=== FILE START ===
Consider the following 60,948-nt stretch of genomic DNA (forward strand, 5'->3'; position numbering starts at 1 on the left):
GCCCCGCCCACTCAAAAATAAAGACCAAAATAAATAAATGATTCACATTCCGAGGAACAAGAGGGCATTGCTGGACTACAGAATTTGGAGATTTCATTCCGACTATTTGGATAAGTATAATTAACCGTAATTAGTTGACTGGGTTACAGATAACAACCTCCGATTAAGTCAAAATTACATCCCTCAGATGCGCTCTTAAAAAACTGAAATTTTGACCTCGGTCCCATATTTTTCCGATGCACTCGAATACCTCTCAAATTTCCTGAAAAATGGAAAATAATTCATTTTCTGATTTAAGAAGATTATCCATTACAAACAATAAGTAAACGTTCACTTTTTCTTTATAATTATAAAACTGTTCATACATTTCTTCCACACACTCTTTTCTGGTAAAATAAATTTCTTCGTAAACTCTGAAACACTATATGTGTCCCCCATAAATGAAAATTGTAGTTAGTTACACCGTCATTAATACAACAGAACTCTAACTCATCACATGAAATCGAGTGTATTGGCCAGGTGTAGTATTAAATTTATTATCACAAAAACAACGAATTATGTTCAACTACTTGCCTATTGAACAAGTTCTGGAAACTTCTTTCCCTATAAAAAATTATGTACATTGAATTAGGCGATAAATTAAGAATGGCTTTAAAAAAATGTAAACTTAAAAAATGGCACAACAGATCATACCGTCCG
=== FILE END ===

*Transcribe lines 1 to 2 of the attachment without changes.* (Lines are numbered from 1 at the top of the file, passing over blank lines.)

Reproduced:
Consider the following 60,948-nt stretch of genomic DNA (forward strand, 5'->3'; position numbering starts at 1 on the left):
GCCCCGCCCACTCAAAAATAAAGACCAAAATAAATAAATGATTCACATTCCGAGGAACAAGAGGGCATTGCTGGACTACAGAATTTGGAGATTTCATTCCGACTATTTGGATAAGTATAATTAACCGTAATTAGTTGACTGGGTTACAGATAACAACCTCCGATTAAGTCAAAATTACATCCCTCAGATGCGCTCTTAAAAAACTGAAATTTTGACCTCGGTCCCATATTTTTCCGATGCACTCGAATACCTCTCAAATTTCCTGAAAAATGGAAAATAATTCATTTTCTGATTTAAGAAGATTATCCATTACAAACAATAAGTAAACGTTCACTTTTTCTTTATAATTATAAAACTGTTCATACATTTCTTCCACACACTCTTTTCTGGTAAAATAAATTTCTTCGTAAACTCTGAAACACTATATGTGTCCCCCATAAATGAAAATTGTAGTTAGTTACACCGTCATTAATACAACAGAACTCTAACTCATCACATGAAATCGAGTGTATTGGCCAGGTGTAGTATTAAATTTATTATCACAAAAACAACGAATTATGTTCAACTACTTGCCTATTGAACAAGTTCTGGAAACTTCTTTCCCTATAAAAAATTATGTACATTGAATTAGGCGATAAATTAAGAATGGCTTTAAAAAAATGTAAACTTAAAAAATGGCACAACAGATCATACCGTCCG